How Are The Cryptos Holding Up?

Let’s move to crypto. Big news today is that Tonga is setting up to be country number two to adopt Bitcoin (BTC) as legal tender.

Ian: Honestly, that one was not on my radar, but it’s still great news. It’s good to see another country doing this.

Paul: People will ask, “Why didn’t BTC jump to $250,000 immediately?” You know that’s the expectation. People think stocks and any investment should just pop on news.

Ian: Often it’s the opposite. There is buy the rumor, sell the news. I don’t think there was much of a rumor around this one though. I think something else that’s going on with this is El Salvador’s BTC bond issuance that’s scheduled for later this quarter.

I think between that and the Tonga news we could actually see a big rally in BTC. I think the bond issuance is going to shock a lot of people with how much demand there is. They are probably going to get more than they asked for. Just like Michael Saylor and MicroStrategy.

Every time they raised money it seemed they got more money than they asked for because there is such strong demand for BTC out there. Between those two things, I think there is a catalyst there not many people expected. I think that will have a positive effect on BTC.

Paul: What else is going on in the crypto market?

Ian: I think that’s the main thing. Most of BTC is being held by long-term holders — more than 70%. It’s just this short-term noise we are seeing. There’s a lot of fear and pessimism around BTC. There’s never a set timetable for that to be resolved.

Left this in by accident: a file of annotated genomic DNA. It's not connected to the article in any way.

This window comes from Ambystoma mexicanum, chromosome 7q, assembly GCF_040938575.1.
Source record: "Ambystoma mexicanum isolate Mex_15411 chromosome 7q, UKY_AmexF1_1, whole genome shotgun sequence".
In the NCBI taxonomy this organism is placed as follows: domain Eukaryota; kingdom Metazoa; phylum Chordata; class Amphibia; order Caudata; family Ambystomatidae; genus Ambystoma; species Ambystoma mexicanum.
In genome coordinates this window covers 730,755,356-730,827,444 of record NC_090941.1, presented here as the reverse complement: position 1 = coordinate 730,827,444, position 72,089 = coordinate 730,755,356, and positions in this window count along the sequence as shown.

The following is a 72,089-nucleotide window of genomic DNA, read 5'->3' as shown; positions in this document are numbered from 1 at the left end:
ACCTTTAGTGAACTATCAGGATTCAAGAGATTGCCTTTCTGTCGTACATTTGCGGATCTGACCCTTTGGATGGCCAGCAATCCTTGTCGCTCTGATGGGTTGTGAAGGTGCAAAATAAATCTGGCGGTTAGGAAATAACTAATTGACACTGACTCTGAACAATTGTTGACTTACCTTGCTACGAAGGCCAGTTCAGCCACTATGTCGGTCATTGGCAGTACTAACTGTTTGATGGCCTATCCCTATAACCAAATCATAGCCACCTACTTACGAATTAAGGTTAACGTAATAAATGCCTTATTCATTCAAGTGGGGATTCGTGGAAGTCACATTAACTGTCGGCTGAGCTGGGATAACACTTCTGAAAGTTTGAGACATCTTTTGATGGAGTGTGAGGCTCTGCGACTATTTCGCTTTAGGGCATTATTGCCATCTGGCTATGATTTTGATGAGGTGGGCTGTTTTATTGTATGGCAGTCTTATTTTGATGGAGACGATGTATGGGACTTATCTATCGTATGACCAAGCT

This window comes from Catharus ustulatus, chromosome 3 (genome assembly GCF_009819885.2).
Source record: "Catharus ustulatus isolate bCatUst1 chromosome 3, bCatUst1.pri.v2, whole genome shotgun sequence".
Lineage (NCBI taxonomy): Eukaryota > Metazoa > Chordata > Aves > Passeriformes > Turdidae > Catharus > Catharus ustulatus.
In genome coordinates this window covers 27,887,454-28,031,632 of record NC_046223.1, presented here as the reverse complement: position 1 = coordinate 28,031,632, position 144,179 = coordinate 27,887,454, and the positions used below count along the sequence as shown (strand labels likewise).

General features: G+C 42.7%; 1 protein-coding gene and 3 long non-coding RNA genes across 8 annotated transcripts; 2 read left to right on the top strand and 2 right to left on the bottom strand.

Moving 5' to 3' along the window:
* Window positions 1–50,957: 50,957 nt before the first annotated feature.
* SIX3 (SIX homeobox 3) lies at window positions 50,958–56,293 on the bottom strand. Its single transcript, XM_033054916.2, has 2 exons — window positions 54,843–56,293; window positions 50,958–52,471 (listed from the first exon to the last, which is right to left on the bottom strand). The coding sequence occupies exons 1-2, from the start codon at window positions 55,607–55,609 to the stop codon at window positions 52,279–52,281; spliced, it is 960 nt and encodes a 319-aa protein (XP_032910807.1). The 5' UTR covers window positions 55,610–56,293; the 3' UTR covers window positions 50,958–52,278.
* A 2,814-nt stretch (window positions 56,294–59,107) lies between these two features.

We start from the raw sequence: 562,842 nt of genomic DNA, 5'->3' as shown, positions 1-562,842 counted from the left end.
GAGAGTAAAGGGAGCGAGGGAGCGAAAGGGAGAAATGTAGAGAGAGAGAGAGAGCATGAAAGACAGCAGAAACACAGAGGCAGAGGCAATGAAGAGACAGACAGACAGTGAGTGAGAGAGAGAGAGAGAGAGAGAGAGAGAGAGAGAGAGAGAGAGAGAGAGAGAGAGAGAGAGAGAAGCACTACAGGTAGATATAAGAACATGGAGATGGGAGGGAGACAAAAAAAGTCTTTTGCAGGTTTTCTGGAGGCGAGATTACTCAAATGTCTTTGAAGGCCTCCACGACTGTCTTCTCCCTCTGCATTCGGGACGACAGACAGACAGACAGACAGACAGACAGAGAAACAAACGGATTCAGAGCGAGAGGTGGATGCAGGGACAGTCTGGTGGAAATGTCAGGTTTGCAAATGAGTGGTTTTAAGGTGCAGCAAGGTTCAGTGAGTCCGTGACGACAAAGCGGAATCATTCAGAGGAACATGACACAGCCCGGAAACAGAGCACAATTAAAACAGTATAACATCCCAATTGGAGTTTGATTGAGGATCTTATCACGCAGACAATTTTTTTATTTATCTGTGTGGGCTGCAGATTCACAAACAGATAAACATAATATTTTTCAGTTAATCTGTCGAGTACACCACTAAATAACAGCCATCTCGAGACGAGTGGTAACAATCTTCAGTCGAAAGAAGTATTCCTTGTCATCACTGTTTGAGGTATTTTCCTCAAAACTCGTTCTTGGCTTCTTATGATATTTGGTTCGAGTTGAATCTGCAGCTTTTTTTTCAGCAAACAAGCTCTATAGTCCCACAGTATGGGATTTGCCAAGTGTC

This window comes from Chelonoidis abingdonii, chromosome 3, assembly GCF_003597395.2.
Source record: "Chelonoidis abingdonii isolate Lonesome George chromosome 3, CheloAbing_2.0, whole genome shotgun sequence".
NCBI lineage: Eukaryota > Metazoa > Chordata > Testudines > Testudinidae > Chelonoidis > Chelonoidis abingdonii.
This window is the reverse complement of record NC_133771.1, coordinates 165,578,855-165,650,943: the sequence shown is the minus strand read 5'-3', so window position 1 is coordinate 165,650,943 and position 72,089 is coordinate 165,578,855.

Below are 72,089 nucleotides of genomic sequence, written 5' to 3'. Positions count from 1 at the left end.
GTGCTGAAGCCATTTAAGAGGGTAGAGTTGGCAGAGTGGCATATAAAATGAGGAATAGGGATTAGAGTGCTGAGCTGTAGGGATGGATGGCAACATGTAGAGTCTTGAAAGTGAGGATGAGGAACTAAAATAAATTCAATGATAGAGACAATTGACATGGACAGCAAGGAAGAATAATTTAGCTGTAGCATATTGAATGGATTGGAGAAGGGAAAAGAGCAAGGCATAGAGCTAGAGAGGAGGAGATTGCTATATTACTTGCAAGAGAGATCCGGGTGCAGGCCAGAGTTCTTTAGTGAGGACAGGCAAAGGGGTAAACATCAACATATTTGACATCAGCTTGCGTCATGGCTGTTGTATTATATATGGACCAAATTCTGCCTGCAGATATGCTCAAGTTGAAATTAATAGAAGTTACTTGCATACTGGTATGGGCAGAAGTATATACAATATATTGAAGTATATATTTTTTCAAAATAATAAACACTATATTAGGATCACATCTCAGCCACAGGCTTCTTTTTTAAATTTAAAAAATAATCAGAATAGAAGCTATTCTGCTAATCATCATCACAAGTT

I do feel like the bottom is either near or in. Even if we bounce around these lower prices for a while we are seeing strength in some alt coins. Overall, I am still bullish on BTC and crypto overall. We just need the buyers to come back in.

When they do, it will make a huge rally because the supply is so low. It’s an illiquid market that can be moved easily with high volume.

Paul: Are you still of the view of that DeFi blue trade? It does seem like those are not making new lows even with BTC dumps. Are you still thinking that’s one or maybe one of the main beneficiaries of the next run that happens in crypto?

Ian: Yes. I think all those DeFi blue chips that were laggards in 2021 because of the hype around them in Q4 2020 a lot of them went parabolic and sat back last year. I think there is going to be a return to those coins this year. We are going to see huge gains in those.

Of course the infrastructure ones didn’t do much last year. I think they are going to be one of the big beneficiaries as well.

Paul: We will end this IanCast on that. We are BOP on our stocks, America 2.0 stocks, innovation, whatever you want to call it. I know people may think, “Paul, you just come on and say strong hands and BOP,” as I was criticized last week. Nonetheless, that’s the path to big money.

You have to hold through volatility to come out on the other side. What’s happening as this unfolds is that people are selling. What they are doing is getting further and further back in line. They are persuading themselves of a bearish, pessimistic, negative outlook when you can look at the companies, the outlook and the growth.

Nothing has changed. The prices have moved down, but nothing has changed. I am still BOP. I will say to be strong hands. Ian, you say goodbye first and I will wave everyone goodbye last.

Ian: Thank you so much for watching. We will be back next week. Until then, have a great weekend and Happy Friday.

Paul: This is Paul saying bye.


Ian Dyer

Ian Dyer

Editor, Crypto Flash Trader